6 Section 3 Implications for support Schools and universal services, child, youth and family services, justice and corrections systems, and specialist services all have roles in supporting children and families affected by parental incarceration. Children and young people involved in the research experienced a range of interrelated issues, including homelessness, mental health issues, family conflict and divorce, neglect, isolation and poverty. Their lives were characterised by experiences of instability, the loss of important relationships, social exclusion, trauma, a lack of both formal and informal supports, low educational achievement and challenging transitions into adulthood. The complexity of these issues and circumstances, combined with the secrecy, fear and stigma they experienced, created many service barriers and often meant their needs were not addressed. The major themes and implications for support that emerged in the research include: Support with education: Young people highlighted the need for extra support within schools, to create more understanding and flexible environments that do not stigmatise children and young people. They identified the importance of community awareness programs and education for teachers and students about the impact of parental incarceration. Support with parental relationships: Most young people wanted to maintain contact with their incarcerated parent but experienced difficulties doing so, if they did not have transport to the prison, were unable to visit during visiting hours, or needed an accompanying adult. Supports should assist child-parent relationships and have a family-focused perspective, facilitating opportunities for families to raise and resolve issues. Providing information to children and young people: Many children and young people felt insecure, scared and anxious, because they did not receive information regarding their parents arrest, court appearances, sentencing or release. Information provided should recognise children and young people s developmental and emotional needs, and respond to children s interests and wishes. Listening and talking to children and young people: Children and young people identified that workers need to recognise that a one size fits all response is not always appropriate. Sometimes children want to know specifically what is happening, and sometimes they only want to know that things will be okay. Workers and services should take their cues from the child, whilst also providing them with opportunities and appropriate spaces to express their needs. Supporting parents and siblings: Some young people were unable to engage fully in education, social activities with peers and employment opportunities, because of their caring responsibilities. They were fearful of obtaining support from outside of the family, or from mainstream systems such as schools or general practitioners, in case they upset their parent or because they feared services might intervene in a way that put the family at risk. They highlighted the need to make connections with workers they could trust and talk to, within services they were already accessing. Four: Children with Parents in Prison Institute of Child Protection Studies 6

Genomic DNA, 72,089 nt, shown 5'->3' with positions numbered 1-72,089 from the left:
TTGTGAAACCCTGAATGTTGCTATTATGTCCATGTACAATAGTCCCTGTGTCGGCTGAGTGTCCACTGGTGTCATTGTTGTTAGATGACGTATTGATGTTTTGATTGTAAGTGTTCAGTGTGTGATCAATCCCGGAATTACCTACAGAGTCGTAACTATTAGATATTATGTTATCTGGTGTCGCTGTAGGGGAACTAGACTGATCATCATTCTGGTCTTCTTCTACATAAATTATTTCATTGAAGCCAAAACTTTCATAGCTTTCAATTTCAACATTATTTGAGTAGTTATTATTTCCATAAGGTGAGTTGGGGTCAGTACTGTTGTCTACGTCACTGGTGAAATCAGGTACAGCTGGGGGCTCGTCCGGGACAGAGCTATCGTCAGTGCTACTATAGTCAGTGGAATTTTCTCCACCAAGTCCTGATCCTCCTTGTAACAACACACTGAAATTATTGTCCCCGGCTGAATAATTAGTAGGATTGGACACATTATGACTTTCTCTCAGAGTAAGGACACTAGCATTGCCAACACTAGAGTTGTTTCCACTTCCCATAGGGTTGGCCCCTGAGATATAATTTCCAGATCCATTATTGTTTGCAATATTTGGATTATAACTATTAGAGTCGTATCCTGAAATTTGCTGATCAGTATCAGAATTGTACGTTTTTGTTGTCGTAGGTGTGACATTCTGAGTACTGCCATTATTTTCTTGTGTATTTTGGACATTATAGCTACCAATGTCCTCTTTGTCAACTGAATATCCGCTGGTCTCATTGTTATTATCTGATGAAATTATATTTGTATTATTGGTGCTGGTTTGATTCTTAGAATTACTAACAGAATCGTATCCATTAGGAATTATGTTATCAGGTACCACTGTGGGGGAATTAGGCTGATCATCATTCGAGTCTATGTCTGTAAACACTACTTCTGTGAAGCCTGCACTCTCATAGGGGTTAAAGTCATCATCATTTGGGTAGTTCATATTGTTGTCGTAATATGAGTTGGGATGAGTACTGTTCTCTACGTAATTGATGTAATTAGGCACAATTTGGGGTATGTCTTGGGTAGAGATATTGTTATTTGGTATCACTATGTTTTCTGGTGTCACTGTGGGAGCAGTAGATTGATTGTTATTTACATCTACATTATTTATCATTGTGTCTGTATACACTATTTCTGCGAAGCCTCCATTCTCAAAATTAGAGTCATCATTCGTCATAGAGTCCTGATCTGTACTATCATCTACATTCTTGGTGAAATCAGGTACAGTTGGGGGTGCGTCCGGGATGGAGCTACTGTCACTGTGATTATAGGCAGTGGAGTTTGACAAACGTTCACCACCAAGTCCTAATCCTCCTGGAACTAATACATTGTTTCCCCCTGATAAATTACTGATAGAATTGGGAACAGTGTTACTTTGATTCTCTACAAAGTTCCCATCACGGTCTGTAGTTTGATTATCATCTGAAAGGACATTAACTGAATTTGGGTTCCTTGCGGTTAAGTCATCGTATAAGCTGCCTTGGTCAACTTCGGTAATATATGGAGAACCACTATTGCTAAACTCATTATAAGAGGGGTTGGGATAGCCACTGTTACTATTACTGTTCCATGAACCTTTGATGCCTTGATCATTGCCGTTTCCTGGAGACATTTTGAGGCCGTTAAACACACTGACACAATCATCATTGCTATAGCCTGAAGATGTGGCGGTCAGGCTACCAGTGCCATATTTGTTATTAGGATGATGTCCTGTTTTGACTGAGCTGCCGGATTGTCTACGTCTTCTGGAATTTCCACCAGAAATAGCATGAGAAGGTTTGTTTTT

7 Non-stigmatising referrals and linking to services: Children and young people identified that support must be free from stigma and embarrassment, and that families do not be singled out by services in a stigmatising way. Parents suggested promoting services and supports directly through the prison or Centrelink, and said programs would be considered more credible if people who had experienced similar situations were involved in the planning and management. Stable and secure living arrangements: Identifying families and young people at risk of homelessness, and planning for safe, secure and stable accommodation should be made as early as possible - when a parent is incarcerated - pointing to the need for services to work with families in a more integrated way. Building on strengths: The views of children and young people reflected a strengths perspective, focusing on what their parents could do (rather than what they didn t), reflecting on how their families did their best to ensure their safety and wellbeing, and discussing the coping strategies they used as individuals. They reported that services often framed their work around the deficits in their lives, and that services should assume that they could, with opportunities, support and information; make decisions to ensure the safety and wellbeing of their families. SHINE for kids SHINE for Kids is a registered charity which supports children with a parent in the criminal justice system, with support services in New South Wales, Victoria, and the Australian Capital Territory. SHINE for Kids provides advocacy and support services to children and young people who have a family member in prison, including child and family centres, casework services, contact services (to support children and young people visiting a family member in prison to have a positive experience), group activities, and mentoring. SHINE for Kids also undertakes research, advocacy and community education relating to issues affecting children of prisoners. For more information about SHINE for Kids, visit Four: Children with Parents in Prison Institute of Child Protection Studies 7

8 Section 4 About the Children of Prisoners Project This research was commissioned in 2012 by SHINE for Kids to inform the project Building resilience in a uniquely vulnerable group: Children of prisoners, which was funded by the ACT Health Promotion Grants Program. It identified the perceived needs of children and young people who have an incarcerated parent, and provided recommendations to SHINE for Kids to develop support services appropriate and relevant to the ACT context. More information and the full report is available at References Saunders, V., & McArthur, M. (2013). Children of Prisoners: Exploring the needs of children and young people who have a parent incarcerated in the ACT. Sydney: SHINE for Kids. Available at: Institute of Child Protection Studies Phone: (02) Web: Fax: (02) Address: Signadou Building, 223 Antill St, Watson, ACT Postal Address: PO Box 256, Dickson, ACT, 2602 For more information about the Institute of Child Protection Studies, contact The is produced with funding from the Community Services Directorate, ACT Government. Institute of Child Protection Studies 8